Glider Pilot 2 (Apex) Review | Acorn User - Everygamegoing

Acorn User

Glider Pilot 2
By Apex Software
BBC Model B

Published in Acorn User #068

A glider simulation may not be everyone's idea of action-packed adventure, but Simon Craven finds Glider Pilot 2 well worth a flight

Glider Pilot 2

Glider Pilot 2 is an unusual flight simulation program for the BBC B, B+ or Master. Most simulation programmers seek to capture the thrills of high performance fighter aeroplanes, and at first sight the idea of a powerless craft floating around the sky at 40mph does lack a certain glamour. But if you have grown tired of flying under the suspension bridge in Aviator, this product could revive your jaded sense of fun.

The start of each flight is a winch launch during which you must carefully monitor your angle of climb. Pull the nose up too far, too soon, and the tow hook slips off leaving you with an embarrassing lack of height, speed and ideas. Keep the nose too low and you will fail to gain the height needed to contact lift and thus prolong your flight.

Once off the line, the steady pull of gravity drags the glider inexorably earthwards, unless you manage to contact rising air. Then, with skill and a healthy measure of luck, you can gain altitude with it. Real-life glider pilots find lift in many forms, but the most common is the thermal lift which is reproduced here. As the ground heats in the sunshine, convection currents are set up, and rising warm air gives you the chance you need. This simulator has insufficient detail in the sky and ground to give the pilot the clues his real-life counterpart would use, such as the position of clouds or particular features in the terrain, but it compensates by including a digital readout of the distance in feet to the centre of the nearest thermal.

The screen display is simple. Clear instruments report on height, speed, course and rate of climb or descent, and there is an artificial horizon which comes in handy for cloud flying or when the map display is obscuring the outside view.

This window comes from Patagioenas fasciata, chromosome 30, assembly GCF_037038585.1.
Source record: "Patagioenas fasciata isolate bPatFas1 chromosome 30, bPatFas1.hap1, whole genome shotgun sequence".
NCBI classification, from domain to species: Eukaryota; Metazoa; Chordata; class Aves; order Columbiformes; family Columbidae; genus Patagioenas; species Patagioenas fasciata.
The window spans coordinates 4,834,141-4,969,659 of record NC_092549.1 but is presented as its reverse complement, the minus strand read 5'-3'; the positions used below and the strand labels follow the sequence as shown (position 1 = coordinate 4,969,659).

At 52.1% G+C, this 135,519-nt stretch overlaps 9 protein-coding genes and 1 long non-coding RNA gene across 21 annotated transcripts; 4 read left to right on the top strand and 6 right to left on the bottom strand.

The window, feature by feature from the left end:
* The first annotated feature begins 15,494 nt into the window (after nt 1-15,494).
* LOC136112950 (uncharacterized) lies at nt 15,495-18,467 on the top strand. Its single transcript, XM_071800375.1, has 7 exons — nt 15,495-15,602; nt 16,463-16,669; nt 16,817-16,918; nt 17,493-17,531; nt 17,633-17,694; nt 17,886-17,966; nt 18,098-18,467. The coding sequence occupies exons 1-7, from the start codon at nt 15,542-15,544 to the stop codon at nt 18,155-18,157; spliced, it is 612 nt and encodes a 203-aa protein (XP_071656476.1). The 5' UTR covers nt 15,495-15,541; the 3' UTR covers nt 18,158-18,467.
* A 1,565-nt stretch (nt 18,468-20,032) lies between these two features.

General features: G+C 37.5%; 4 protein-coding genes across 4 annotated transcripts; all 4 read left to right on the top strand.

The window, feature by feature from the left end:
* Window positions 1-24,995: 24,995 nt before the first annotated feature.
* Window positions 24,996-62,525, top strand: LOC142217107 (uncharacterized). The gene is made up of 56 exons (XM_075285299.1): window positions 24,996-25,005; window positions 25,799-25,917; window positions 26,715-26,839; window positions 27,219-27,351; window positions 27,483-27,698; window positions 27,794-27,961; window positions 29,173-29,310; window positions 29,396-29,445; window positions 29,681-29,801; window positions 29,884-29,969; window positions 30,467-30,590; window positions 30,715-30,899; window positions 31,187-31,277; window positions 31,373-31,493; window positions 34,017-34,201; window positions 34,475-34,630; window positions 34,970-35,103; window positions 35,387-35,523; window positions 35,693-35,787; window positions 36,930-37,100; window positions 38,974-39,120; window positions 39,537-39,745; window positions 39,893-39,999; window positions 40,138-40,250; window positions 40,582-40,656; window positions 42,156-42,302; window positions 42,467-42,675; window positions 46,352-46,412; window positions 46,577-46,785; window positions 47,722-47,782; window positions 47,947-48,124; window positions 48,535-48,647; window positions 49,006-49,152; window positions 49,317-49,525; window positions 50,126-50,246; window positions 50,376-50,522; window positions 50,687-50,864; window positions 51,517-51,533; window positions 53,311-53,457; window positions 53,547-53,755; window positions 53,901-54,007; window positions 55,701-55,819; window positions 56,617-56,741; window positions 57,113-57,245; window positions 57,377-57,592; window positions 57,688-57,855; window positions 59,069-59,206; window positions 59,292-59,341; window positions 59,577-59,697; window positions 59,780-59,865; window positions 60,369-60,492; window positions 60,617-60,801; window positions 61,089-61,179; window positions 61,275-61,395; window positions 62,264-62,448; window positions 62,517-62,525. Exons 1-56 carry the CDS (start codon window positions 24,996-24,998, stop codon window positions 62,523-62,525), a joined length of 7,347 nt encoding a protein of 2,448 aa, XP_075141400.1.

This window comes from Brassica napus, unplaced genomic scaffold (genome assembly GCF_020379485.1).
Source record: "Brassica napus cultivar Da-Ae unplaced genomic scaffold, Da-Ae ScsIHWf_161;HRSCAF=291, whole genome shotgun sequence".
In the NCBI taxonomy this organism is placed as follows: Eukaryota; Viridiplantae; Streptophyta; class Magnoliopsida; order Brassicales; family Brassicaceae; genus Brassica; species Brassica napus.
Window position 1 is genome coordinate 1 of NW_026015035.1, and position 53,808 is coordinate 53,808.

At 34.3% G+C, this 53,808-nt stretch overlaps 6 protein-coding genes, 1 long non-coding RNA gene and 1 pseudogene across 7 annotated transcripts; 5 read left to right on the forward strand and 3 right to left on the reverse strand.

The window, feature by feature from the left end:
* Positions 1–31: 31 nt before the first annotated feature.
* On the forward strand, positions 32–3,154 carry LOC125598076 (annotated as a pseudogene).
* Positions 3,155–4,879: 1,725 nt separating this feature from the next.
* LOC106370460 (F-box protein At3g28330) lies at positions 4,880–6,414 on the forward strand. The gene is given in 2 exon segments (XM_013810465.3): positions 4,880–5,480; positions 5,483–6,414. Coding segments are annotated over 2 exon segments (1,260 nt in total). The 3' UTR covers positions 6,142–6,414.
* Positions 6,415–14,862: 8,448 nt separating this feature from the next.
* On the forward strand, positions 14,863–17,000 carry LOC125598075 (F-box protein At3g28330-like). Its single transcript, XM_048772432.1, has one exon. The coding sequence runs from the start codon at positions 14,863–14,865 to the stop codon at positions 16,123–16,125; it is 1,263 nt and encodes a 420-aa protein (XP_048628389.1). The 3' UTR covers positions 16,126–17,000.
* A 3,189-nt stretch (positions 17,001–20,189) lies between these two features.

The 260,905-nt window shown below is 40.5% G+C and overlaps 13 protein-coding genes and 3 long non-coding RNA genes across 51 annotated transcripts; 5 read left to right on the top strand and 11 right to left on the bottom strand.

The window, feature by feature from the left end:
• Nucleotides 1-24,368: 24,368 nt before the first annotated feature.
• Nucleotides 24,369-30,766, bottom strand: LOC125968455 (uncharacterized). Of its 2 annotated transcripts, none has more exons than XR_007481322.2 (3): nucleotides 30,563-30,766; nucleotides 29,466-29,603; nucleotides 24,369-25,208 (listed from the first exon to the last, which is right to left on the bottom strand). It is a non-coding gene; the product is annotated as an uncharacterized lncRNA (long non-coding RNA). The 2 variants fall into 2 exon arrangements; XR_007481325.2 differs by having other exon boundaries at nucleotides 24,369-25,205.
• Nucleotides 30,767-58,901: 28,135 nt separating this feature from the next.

Ground features are limited to the home airfield and a number of beacons dotted around the imaginary world. Once you master the basics, the aim is to navigate a course around these and back to base.

The controls are equally simple - just the three primary flight controls of ailerons, elevators and rudder together with powerful spoilers which steepen the descent for accurate landings. Keyboard control is possible, but the use of an analogue joystick makes things easier and more realistic.

Much of the flying time is spent circling tightly to stay in lift, so it is easy to get disorientated. Another hazard to navigation is the effect of wind, which can carry you off at a considerable rate as you thermal upwards.

Sound effects are limited to the background roar and hiss of the airflow, which accurately changes in intensity as the speed of the glider rises and falls. The ominous hush that warns of a dangerous reduction in flying speed was, if anything, more helpful than the airspeed indicator itself just as in many real-life gliders.

The program is obviously the product of a low-budget operation - packaging and documentation are a little crude by the standards of the major games houses - but that in no way affects the quality and realism of the simulation itself. The only major criticism I can make of the programming is that sudden changes of attitude can occasionally beat the speed of the horizon-update routine, sometimes leaving a ghostly false horizon streaking the sky.

The actual content of the documentation is very informative. A small 16-page booklet explains the fundamentals of powerless flight and covers the features of the software thoroughly. Newcomers to flying or flight simulators would still do well to indulge in a little background reading.

Glider Pilot 2 lacks the instant gratification factor needed to endear itself to the shoot-'em-up brigade, but for confirmed flight simulation fans it is an interesting alternative to the better-known products. Judged purely as a simulator its superiority to recently released Spitfire '40 must be profoundly embarrassing to Mirrorsoft, especially given the small size of Apex Software. Real-life glider pilots will love it.

Simon Craven